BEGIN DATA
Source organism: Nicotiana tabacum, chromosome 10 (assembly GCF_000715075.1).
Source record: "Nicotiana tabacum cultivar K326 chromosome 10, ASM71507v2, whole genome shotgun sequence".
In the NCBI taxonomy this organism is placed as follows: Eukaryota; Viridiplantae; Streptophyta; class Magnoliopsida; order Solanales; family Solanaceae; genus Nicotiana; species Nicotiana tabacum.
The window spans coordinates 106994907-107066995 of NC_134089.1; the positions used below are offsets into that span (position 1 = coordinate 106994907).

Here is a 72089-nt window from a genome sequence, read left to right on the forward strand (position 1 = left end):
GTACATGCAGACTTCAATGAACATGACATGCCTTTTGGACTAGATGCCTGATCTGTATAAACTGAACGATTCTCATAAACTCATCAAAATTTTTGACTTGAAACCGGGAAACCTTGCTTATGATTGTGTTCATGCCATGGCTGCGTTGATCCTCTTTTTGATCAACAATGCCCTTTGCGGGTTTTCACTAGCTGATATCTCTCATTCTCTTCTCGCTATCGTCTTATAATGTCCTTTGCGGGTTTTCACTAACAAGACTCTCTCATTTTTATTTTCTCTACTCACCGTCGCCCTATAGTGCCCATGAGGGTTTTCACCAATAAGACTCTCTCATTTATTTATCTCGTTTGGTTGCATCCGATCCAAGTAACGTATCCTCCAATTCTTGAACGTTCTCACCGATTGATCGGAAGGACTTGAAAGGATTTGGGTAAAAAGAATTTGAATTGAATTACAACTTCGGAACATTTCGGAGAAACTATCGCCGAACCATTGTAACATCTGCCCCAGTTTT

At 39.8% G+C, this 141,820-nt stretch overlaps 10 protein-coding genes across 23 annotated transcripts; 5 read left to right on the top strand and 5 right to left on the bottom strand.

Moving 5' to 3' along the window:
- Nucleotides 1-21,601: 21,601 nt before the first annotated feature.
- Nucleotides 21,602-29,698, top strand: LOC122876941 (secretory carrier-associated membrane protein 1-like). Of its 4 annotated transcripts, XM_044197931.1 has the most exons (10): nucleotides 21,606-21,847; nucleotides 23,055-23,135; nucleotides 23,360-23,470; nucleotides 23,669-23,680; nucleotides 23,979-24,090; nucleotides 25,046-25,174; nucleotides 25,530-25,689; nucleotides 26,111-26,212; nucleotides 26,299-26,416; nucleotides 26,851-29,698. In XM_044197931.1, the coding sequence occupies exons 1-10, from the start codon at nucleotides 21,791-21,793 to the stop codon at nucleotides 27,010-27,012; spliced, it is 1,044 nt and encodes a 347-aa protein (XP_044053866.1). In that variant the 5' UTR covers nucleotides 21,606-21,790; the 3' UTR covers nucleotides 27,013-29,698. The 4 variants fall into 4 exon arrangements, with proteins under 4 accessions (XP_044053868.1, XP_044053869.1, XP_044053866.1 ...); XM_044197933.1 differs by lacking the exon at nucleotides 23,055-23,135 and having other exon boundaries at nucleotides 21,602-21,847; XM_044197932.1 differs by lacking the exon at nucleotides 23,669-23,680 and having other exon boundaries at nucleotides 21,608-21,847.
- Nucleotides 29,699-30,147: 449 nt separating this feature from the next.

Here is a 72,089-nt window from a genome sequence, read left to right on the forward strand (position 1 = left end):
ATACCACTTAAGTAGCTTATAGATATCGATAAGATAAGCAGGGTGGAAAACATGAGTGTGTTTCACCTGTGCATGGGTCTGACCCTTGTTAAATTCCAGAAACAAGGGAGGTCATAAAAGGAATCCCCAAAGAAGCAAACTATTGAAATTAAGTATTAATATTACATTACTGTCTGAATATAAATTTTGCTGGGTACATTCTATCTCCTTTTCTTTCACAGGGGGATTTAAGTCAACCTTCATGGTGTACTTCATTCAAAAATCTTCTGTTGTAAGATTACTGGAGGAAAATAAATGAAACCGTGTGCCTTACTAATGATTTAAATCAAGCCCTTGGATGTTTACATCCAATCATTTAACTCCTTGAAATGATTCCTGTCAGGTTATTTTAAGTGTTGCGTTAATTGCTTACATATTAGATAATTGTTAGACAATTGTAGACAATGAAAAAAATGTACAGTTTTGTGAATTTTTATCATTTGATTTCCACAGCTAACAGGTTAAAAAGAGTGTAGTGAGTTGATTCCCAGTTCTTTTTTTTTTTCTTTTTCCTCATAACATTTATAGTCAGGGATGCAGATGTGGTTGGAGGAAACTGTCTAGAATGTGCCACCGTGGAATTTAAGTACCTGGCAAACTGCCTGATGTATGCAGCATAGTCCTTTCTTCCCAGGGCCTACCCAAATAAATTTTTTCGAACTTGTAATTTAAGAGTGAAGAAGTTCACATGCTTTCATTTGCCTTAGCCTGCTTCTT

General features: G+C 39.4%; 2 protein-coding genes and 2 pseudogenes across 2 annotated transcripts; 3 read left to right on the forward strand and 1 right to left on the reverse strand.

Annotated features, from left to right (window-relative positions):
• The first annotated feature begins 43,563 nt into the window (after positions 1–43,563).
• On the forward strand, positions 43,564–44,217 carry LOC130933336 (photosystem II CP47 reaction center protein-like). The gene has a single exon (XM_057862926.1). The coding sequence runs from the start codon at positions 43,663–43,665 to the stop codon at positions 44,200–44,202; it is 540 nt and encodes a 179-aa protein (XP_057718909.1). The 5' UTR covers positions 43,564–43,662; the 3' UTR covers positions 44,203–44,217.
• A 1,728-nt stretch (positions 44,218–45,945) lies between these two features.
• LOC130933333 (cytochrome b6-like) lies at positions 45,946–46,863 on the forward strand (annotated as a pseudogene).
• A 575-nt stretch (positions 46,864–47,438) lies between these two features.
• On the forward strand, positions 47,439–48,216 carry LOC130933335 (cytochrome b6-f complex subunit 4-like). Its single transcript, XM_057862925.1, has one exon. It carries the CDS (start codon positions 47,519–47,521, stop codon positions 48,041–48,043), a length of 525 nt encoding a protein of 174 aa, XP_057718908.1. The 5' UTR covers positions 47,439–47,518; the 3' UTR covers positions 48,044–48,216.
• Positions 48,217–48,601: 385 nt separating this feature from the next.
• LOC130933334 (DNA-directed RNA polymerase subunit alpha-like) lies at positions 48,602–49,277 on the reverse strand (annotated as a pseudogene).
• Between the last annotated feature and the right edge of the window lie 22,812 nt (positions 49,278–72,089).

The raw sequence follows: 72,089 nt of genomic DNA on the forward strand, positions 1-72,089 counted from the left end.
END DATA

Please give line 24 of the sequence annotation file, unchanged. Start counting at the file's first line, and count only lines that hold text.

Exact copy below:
• Between the last annotated feature and the right edge of the window lie 22,812 nt (positions 49,278–72,089).